Oh yeah, when you boot the Win 7 DVD the 1st screen you get, the "stupid" screen, is gonna make you laugh & scream. So before you boot the DVD go into your BIOS and make sure you know your boot priority because the first thing Win does is ask you to select a "boot type". What the hell does that mean? Well its the devices in your boot priority and Win gives you a numbered list with no text to tell you what the heck it is you are selecting. Doh! If you put your DVD first in the boot priority then select "1" on the "stupid" screen. Aaargh!

As usual Win loves to go infinite loop on the first reboot. Just make sure you select the HD on reboot, that's probably "2" on the "stupid" screen. Otherwise you'll be starting the process all over, and over and over. Same as all previous versions of Windows.

Things you could have problems with: Hardware and/or drivers. Some companies are just not supporting Windows 7 on hardware that is more than 2 years old. Yep, 2 years old! That is completely unacceptable to me but that is not MS's fault. ATI/AMD is not supporting Win 7 on video cards older than about 2 -3 years old (which covers pretty much everybody). Believe it or not. Ooooh kaaaay AMD. Same goes for Hauppauge (assuming you had a device from them that was working to start with).

Bottom line: I like Win 7. Looks nice and runs well. Simplifies many tedious things and, so far, is making life a little easier than what it replaced, a 3 year old install of XP that needed re-install to get rid of built up internet gunk. Now to try installing a game...

My Rig:
Win 7 Rating: 5.8 (due to the Seagate HDs, 6.7 otherwise)
Mobo: Intel D975XBX2(KR)
Proc: Intel Core 2 Quad 2.4 GHz (slightly O/C-ed)
Ram: OCZ Platinum Series Dual Channel 800 MHz (4x1GB) 5-5-5-14 (slightly O/C-ed)
HD: (2) Seagate Barracuda 500 GB 7200.11 SATA (get solid state!)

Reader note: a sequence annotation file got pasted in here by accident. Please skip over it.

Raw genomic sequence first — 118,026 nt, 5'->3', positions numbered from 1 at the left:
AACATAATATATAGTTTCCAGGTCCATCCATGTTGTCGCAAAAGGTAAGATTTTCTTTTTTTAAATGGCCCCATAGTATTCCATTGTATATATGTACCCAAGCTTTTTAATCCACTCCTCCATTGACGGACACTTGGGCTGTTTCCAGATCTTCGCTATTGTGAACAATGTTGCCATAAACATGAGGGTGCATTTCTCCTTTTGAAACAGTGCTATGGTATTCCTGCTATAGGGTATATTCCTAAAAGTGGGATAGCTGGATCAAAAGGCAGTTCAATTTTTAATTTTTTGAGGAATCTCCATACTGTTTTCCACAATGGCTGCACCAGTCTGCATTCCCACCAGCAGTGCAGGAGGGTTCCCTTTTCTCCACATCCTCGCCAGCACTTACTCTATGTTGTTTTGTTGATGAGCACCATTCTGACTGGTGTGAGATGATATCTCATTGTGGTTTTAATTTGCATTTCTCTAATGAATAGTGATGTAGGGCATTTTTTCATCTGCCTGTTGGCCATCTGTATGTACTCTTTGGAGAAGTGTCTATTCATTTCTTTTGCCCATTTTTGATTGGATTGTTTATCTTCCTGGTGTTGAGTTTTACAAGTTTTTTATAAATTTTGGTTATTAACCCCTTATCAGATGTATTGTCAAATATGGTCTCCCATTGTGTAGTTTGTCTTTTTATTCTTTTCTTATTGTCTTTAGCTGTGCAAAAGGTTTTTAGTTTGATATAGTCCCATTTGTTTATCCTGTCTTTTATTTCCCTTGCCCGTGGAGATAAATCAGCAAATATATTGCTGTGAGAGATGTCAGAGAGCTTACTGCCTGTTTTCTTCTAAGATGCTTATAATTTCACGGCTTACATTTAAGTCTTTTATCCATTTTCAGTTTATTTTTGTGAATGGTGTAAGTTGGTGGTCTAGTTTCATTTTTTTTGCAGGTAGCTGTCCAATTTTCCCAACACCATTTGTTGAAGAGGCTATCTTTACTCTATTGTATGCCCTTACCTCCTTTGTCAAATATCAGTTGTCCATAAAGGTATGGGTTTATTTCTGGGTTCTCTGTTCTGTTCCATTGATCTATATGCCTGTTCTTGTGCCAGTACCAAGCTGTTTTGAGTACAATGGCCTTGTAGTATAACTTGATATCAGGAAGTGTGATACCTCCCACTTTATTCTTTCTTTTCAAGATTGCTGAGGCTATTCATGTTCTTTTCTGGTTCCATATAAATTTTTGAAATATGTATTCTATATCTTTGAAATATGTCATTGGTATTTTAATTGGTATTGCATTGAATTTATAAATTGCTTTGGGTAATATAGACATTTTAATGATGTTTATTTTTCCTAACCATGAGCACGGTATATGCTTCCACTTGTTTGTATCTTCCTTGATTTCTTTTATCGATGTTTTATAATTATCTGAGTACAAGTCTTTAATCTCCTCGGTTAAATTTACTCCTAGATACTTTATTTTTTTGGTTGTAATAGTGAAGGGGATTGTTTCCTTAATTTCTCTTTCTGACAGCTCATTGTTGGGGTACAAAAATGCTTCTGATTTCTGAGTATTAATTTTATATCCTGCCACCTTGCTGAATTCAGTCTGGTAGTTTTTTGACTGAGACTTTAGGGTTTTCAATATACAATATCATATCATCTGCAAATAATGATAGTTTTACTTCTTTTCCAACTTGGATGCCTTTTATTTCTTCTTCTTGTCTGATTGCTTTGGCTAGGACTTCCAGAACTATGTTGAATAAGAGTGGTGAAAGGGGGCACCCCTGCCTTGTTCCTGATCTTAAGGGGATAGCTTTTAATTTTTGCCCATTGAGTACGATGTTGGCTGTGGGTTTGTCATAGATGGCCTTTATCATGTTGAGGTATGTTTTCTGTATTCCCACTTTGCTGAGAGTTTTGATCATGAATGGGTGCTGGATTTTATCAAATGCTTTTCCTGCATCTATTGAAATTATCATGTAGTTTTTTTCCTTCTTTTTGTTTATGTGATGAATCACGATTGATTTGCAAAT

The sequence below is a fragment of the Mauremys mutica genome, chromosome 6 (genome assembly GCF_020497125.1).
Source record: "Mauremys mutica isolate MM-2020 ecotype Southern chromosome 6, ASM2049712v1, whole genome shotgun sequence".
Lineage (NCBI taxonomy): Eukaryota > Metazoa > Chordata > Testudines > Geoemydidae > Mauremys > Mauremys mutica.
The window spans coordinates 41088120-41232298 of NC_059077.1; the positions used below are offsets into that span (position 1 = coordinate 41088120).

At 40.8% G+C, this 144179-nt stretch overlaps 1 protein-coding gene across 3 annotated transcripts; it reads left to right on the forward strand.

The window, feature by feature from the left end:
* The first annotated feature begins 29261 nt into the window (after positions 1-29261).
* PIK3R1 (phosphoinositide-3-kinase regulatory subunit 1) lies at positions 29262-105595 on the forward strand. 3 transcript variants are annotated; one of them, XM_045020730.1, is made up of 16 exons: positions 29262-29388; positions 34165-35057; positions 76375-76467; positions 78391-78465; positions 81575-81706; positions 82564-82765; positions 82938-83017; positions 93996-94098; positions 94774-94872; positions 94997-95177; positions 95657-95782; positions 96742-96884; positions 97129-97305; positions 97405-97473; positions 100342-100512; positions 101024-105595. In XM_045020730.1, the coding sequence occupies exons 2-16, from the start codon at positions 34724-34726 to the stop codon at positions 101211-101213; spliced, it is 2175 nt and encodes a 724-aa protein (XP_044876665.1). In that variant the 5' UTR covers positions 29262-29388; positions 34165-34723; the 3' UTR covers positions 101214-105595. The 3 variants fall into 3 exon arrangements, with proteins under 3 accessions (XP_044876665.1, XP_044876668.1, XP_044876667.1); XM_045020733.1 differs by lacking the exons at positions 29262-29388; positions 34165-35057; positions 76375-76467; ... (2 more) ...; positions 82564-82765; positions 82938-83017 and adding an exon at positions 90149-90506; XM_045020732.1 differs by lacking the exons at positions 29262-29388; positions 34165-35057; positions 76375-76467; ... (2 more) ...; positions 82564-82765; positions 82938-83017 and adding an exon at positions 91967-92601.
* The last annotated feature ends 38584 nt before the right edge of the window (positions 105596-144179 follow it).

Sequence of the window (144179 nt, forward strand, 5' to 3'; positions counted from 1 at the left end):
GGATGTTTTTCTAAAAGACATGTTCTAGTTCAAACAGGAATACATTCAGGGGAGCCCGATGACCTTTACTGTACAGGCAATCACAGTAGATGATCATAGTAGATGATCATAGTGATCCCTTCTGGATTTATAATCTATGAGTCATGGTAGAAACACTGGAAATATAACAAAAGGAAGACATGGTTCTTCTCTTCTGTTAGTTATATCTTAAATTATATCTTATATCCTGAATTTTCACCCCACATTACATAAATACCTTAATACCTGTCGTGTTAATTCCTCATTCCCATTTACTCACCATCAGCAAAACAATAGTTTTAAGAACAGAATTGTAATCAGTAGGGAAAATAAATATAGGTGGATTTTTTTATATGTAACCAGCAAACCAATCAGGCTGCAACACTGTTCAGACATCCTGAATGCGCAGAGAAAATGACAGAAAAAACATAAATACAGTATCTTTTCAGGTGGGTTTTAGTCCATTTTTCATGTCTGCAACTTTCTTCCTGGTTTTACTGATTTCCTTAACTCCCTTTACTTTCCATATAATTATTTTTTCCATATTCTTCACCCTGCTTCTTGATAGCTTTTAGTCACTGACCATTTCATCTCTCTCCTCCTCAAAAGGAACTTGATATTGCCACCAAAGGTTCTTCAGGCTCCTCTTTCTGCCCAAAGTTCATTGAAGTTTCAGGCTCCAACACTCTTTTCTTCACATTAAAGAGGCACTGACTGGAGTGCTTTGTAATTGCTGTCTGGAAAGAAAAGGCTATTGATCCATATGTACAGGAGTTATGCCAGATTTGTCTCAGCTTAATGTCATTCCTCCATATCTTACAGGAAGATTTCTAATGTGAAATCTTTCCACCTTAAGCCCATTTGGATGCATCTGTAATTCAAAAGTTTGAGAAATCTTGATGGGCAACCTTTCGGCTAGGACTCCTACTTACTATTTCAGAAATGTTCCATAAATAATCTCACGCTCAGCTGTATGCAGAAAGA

Video: ATI Radeon HD 2900 XT 512MB DDR3 (not recommended, bad design, but very fast)
Media: Sony DVD Burner DRU-170C (had problems with this, noisy, unreliable)
Cooler: ZeroTherm BTF90 All Copper (works well)
Case: Thermaltake Armor VA8000BWS (big, lots of led fans)
P/S: OCZ GameXStream 700W (not quite enough juice for SLI/X-FIRE)
Other: Hauppauge WinTV-PVR-350 (Worthless POS! Vid Quality <VHS, big fat pixels!)
Other: Logitech diNovo wireless bluetooth KB, Mouse, Keypad
(another POS, BT sux! short range, interference, disconnects, uses batteries very fast)

N2TheBlack

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December 18, 2009 - 12:52 am
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Hey thanks for this post, it has some great info here for anyone considering Windows 7. I too love it a lot, its fast, looks great and works well for gaming.

My Rig:
Windows 7 Rating: 7.4 (highest 7.9)
Mobo: Gigabyte P45
Processor: Intel Quad Q9400 2.66 ghz
Ram: 4 gb of Kingston DDR 2 800
HD: Western Digital Caviar Blue 500 GB 7200 RPM
Video: BFG GTX 260 OC 2
Media: Lite-On Dvd Burner 24x
CPU Cooler: Zalman 9500
Case: Antec 900
PSU: Antec TruePower 650 Watt

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CodeBlack
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February 28, 2010 - 9:06 pm
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Update: It turns out that Win 7 does have games but they are not installed by default. And those games have been updated and a few new ones have been added. Also, Win 7 does not seem to be significantly faster booting after you install a few apps. Even MS apps cause longer boots. Virus Scanners will cause your computer to be as slow as it ever was. The speedup is only on a fresh install before you modify anything. Other things slow down over time as well, like web page loading. Cleaning the cache and offline data, cookies, etc. does help some.

N2TheBlack

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at1with0
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April 24, 2010 - 4:20 pm
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Is it normal for win7 64bit to only recognize 3.25GB of ram when I have 4GB installed?

"it is easy to grow crazy"

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CodeBlack